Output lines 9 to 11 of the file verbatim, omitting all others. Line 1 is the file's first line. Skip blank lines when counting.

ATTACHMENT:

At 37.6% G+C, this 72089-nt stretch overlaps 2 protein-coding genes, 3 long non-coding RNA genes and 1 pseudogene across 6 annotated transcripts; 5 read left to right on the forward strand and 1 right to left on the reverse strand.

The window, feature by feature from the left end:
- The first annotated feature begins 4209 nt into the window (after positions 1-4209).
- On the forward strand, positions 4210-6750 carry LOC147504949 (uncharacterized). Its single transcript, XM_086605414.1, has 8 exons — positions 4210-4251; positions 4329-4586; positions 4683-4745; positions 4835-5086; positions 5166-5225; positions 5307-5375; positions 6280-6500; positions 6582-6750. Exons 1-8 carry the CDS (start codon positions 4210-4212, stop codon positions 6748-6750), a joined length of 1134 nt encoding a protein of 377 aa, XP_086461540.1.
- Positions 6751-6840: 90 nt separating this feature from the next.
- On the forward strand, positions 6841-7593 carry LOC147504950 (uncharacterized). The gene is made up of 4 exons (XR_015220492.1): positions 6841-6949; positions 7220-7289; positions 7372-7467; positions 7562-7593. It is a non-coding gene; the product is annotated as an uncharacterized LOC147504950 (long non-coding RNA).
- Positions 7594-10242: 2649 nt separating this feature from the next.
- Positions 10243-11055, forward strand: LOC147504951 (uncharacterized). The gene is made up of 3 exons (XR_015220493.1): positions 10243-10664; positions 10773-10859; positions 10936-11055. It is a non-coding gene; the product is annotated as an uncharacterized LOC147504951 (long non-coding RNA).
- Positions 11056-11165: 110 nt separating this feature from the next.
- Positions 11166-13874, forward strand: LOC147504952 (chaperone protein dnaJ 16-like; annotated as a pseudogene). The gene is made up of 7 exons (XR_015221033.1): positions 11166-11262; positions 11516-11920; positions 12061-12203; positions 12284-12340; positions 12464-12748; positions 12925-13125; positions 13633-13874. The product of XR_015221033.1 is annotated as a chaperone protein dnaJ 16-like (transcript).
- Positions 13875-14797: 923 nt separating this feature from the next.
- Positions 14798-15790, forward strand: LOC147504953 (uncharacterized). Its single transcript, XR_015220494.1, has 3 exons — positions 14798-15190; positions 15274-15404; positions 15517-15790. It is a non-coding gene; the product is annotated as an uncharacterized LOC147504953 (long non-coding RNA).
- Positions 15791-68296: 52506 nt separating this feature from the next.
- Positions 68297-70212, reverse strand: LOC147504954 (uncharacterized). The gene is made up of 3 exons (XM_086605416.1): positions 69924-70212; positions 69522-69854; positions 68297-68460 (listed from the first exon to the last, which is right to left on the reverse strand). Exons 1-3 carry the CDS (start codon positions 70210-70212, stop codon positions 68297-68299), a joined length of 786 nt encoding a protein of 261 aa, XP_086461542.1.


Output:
- Positions 11056-11165: 110 nt separating this feature from the next.
- Positions 11166-13874, forward strand: LOC147504952 (chaperone protein dnaJ 16-like; annotated as a pseudogene). The gene is made up of 7 exons (XR_015221033.1): positions 11166-11262; positions 11516-11920; positions 12061-12203; positions 12284-12340; positions 12464-12748; positions 12925-13125; positions 13633-13874. The product of XR_015221033.1 is annotated as a chaperone protein dnaJ 16-like (transcript).
- Positions 13875-14797: 923 nt separating this feature from the next.